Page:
Blog Posts from June 2005 (page 1 of 2)
If I had to guess what a service oriented architecture will eventually look like, I would guess that it would reflect the business architecture – Business Oriented Architecture (BOA). Business organizations have evolved over many centuries into a number of common “departments” – sales, accounting, personnel, etc. Perhaps that is a good starting place for services.
The issues addressed in my book are now becoming mainstream as the technological agenda of service-oriented architecture (SOA) starts to converge with the strategic agenda of the service-based business (SBB). This implies an approach to business strategy that involves dynamically managing the geometry of the business. (To achieve a fully adaptive enterprise we typically need to implement a variable geometry.) We can find elements of this thinking in some of the methodologies coming out of IBM and Microsoft, although from what I’ve seen so far I don’t think any of these methodologies go far enough.
Hal calls this Business Oriented Architecture. If anything, I’d prefer to call it Architecture-Oriented Business. As Hal indicates, this calls for architectural thinking at the business level, which need to be aligned with architectural thinking at the information/software level.
This comes back around to the whole SOA top-down vs. bottom-up argument. Something I’ll comment further on when I’m not up to my armits in moving boxes.
Jim Newkirk has released an alpha version of a utility to convert NUnit tests to VSTS tests. What he doesn’t mention in the post is that he’s using GAT to integrate this conversion functionality into VS05. Basically this conversion is an “unbounded recipe” which means that any time you right click on an item in the solution explorer, the NUnit Converter uses Visual Studio’s CodeModel functionality to analyze the contents of the file. If the file is a C# file and has any NUnit test fixtures in it, NUnit Converter adds a “Convert NUnit Test Code” item to the context menu.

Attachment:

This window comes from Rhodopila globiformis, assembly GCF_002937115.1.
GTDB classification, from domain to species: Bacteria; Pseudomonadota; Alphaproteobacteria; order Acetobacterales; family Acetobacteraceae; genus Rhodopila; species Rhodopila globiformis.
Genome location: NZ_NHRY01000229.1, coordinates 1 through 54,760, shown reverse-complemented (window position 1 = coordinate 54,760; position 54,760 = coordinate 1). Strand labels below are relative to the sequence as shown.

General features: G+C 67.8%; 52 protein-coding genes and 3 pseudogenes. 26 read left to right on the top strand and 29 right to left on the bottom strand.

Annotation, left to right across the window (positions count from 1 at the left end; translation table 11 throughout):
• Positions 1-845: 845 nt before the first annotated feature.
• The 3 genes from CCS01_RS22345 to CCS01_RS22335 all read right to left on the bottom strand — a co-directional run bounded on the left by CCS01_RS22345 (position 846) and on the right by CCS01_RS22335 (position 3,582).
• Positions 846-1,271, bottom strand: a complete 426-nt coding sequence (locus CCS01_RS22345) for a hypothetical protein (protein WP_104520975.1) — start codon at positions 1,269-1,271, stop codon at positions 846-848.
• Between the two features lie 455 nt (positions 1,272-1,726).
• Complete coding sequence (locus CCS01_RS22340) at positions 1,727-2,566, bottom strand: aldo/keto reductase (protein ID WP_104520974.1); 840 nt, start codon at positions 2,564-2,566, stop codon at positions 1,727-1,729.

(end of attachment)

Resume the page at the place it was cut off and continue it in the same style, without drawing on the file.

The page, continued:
From a cursory glance at the code (which Jim was kind enough to send me) it doesn’t look like it took very much GAT code to integrate into VS. Of all the files in the solution, there are only three that relate to GAT – the Conversion Action (i.e. the code that initiates the NUnit -> VSTS conversion when you select the context menu item), the Conversion Recipe Reference (i.e. the code that determines if the conversion menu item should be added to the context menu) and the Selected Project Item Provider (i.e. the code that retrieves the selected file from the Solution Explorer). There’s also the XML file that defines the recipes. Everything else as far as I can tell handles the conversion itself and has nothing to do with GAT.
It’s cool to see a real-world usage of GAT and that using GAT is a pretty low-impact effort given the VS integration benefits it provides.